A new wave of smart-city projects is underway that proposes to deploy sensor-based ubiquitous computing across urban infrastructures and mobile devices to achieve greater sustainability. But in what ways do these smart and sustainable cities give rise to distinct material-political arrangements and practices that potentially delimit urban 'citizenship' to a series of actions focused on monitoring and managing data? And what are the implications of computationally organized distributions of environmental governance that are programmed for distinct functionalities and are managed by corporate and state actors that engage with cities as datasets to be manipulated? In this paper I discuss the ways in which smart-city proposals might be understood through processes of environmentality or the distribution of governance within and through environments and environmental technologies. I do this by working through an early and formative smart-city design proposal, the Connected Sustainable Cities (CSC) project, developed by MIT and Cisco within the Connected Urban Development initiative between 2007 and 2008. Revisiting and reworking Foucault's notion of environmentality in the context of the CSC smart-city design proposal, I advance an approach to environmentality that deals not with the production of environmental subjects, but rather with the specific spatial- material distribution and relationality of power through environments, technologies, and ways of life. By updating and advancing environmentality through a discussion of computational urbanisms, I consider how practices and operations of citizenship emerge that are a critical part of the imaginings of smart and sustainable cities. This reversioning of environmentality through the smart city recasts who or what counts as a 'citizen' and attends to the ways in which citizenship is articulated environmentally through the distribution and feedback of monitoring and urban data practices, rather than through governable subjects or populations. © 2014 Pion and its Licensors.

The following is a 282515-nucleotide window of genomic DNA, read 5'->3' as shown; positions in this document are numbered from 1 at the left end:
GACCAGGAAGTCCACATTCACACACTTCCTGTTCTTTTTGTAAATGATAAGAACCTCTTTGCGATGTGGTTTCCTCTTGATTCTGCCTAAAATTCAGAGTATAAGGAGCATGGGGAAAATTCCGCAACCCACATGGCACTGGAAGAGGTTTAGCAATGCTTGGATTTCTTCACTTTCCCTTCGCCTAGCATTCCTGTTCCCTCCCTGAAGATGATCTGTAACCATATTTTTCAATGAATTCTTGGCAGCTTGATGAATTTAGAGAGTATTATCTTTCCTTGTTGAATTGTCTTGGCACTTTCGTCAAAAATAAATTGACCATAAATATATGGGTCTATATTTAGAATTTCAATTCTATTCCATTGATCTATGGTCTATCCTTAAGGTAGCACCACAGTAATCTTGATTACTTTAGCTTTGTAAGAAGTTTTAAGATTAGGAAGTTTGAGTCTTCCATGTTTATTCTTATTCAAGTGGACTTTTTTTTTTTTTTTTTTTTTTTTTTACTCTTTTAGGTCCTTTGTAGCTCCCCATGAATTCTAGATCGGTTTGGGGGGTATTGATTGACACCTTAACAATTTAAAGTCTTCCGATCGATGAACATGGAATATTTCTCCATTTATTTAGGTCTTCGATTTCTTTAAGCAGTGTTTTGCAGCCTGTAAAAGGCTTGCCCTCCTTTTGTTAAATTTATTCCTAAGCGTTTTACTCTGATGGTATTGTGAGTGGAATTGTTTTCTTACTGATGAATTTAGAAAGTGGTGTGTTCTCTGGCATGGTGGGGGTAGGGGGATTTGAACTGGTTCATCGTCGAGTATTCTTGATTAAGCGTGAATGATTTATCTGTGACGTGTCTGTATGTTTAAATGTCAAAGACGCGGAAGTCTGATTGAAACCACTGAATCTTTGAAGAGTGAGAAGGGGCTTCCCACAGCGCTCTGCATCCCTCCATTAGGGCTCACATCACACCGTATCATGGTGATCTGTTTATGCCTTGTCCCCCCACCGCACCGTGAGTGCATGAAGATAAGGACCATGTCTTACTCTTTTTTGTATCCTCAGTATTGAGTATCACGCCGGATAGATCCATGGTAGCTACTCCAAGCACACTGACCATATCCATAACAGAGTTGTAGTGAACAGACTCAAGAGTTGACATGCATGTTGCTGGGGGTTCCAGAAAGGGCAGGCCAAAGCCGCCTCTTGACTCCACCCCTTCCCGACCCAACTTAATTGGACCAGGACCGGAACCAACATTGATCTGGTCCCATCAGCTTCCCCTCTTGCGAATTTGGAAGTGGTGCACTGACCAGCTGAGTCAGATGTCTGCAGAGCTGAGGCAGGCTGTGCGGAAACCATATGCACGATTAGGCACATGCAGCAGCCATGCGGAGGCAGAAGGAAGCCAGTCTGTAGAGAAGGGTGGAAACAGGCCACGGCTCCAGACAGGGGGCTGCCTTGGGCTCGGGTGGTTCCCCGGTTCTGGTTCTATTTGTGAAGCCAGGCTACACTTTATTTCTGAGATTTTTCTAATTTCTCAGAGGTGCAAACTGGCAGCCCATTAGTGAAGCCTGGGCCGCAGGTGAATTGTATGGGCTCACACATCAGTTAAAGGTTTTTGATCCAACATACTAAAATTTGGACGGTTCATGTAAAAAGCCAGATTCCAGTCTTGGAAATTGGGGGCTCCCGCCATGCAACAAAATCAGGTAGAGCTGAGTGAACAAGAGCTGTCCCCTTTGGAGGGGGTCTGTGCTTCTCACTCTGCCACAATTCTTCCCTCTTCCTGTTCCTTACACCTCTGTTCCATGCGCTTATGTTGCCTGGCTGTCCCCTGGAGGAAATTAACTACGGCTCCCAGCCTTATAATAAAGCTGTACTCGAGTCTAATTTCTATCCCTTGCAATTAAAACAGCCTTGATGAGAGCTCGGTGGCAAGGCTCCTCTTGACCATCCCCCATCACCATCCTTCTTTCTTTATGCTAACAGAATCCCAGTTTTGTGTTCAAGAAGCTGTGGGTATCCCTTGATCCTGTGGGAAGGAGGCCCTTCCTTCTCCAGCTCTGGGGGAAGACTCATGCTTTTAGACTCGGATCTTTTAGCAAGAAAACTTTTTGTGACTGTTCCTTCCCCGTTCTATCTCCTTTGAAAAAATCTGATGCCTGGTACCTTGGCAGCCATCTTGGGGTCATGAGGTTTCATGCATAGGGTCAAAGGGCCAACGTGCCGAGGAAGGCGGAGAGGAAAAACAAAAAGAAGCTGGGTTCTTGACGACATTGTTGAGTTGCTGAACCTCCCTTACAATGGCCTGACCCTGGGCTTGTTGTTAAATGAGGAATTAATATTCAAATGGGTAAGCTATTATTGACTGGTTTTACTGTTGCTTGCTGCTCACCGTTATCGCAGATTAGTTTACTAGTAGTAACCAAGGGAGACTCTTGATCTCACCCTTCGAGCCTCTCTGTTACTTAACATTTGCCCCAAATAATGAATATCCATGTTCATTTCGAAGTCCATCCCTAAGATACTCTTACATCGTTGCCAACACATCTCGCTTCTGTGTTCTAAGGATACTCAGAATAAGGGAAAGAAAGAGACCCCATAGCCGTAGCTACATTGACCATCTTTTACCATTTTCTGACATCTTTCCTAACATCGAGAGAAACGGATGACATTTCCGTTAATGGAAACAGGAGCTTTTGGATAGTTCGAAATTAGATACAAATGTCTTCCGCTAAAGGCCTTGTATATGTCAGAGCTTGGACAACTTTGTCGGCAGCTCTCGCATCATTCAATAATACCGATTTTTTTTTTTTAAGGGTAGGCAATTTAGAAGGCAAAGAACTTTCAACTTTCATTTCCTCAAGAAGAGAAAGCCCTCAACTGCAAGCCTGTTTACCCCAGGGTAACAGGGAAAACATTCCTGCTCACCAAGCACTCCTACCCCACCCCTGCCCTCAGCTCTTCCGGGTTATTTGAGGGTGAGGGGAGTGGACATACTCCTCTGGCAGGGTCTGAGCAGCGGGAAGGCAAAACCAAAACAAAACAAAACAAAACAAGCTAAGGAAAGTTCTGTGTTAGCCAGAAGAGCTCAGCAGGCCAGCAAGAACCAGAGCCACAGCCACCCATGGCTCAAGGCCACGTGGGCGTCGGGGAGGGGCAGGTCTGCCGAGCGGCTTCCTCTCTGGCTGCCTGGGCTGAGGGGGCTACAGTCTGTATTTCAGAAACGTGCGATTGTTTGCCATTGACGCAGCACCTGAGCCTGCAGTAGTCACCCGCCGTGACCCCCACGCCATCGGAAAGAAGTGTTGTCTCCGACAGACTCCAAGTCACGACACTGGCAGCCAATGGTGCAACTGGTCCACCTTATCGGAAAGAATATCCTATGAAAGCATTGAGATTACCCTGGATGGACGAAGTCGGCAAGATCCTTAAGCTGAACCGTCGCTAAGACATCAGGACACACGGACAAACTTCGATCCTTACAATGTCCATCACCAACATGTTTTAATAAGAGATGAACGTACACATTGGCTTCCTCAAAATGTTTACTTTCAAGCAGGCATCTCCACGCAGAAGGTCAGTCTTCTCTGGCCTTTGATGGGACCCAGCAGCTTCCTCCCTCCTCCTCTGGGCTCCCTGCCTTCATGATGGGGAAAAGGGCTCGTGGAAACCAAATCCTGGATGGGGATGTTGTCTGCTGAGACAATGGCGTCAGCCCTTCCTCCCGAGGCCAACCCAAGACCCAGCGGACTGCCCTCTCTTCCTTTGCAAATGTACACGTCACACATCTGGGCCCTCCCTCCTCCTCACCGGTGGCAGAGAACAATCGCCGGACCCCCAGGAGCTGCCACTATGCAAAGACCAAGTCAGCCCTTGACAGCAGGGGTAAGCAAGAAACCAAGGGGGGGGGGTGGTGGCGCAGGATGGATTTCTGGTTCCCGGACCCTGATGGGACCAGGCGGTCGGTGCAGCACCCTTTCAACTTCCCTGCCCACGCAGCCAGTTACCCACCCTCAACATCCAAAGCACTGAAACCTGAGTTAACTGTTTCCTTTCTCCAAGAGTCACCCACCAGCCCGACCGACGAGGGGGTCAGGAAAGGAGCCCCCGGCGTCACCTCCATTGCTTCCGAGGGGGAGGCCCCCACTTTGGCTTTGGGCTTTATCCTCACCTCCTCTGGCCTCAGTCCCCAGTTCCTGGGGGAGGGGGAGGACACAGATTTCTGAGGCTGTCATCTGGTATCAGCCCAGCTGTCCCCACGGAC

Livingstone S.,The London School of Economics and Political Science | Smith P.K.,Goldsmiths, University of London
Journal of Child Psychology and Psychiatry and Allied Disciplines | Year: 2014

Aims and scope The usage of mobile phones and the internet by young people has increased rapidly in the past decade, approaching saturation by middle childhood in developed countries. Besides many benefits, online content, contact or conduct can be associated with risk of harm; most research has examined whether aggressive or sexual harms result from this. We examine the nature and prevalence of such risks, and evaluate the evidence regarding the factors that increase or protect against harm resulting from such risks, so as to inform the academic and practitioner knowledge base. We also identify the conceptual and methodological challenges encountered in this relatively new body of research, and highlight the pressing research gaps. Methods Given the pace of change in the market for communication technologies, we review research published since 2008. Following a thorough bibliographic search of literature from the key disciplines (psychology, sociology, education, media studies and computing sciences), the review concentrates on recent, high quality empirical studies, contextualizing these within an overview of the field. Findings Risks of cyberbullying, contact with strangers, sexual messaging ('sexting') and pornography generally affect fewer than one in five adolescents. Prevalence estimates vary according to definition and measurement, but do not appear to be rising substantially with increasing access to mobile and online technologies, possibly because these technologies pose no additional risk to offline behaviour, or because any risks are offset by a commensurate growth in safety awareness and initiatives. While not all online risks result in self-reported harm, a range of adverse emotional and psychosocial consequences is revealed by longitudinal studies. Useful for identifying which children are more vulnerable than others, evidence reveals several risk factors: personality factors (sensation-seeking, low self-esteem, psychological difficulties), social factors (lack of parental support, peer norms) and digital factors (online practices, digital skills, specific online sites). Conclusions Mobile and online risks are increasingly intertwined with pre-existing (offline) risks in children's lives. Research gaps, as well as implications for practitioners, are identified. The challenge is now to examine the relations among different risks, and to build on the risk and protective factors identified to design effective interventions. © 2014 The Authors. Journal of Child Psychology and Psychiatry. © 2014 Association for Child and Adolescent Mental Health.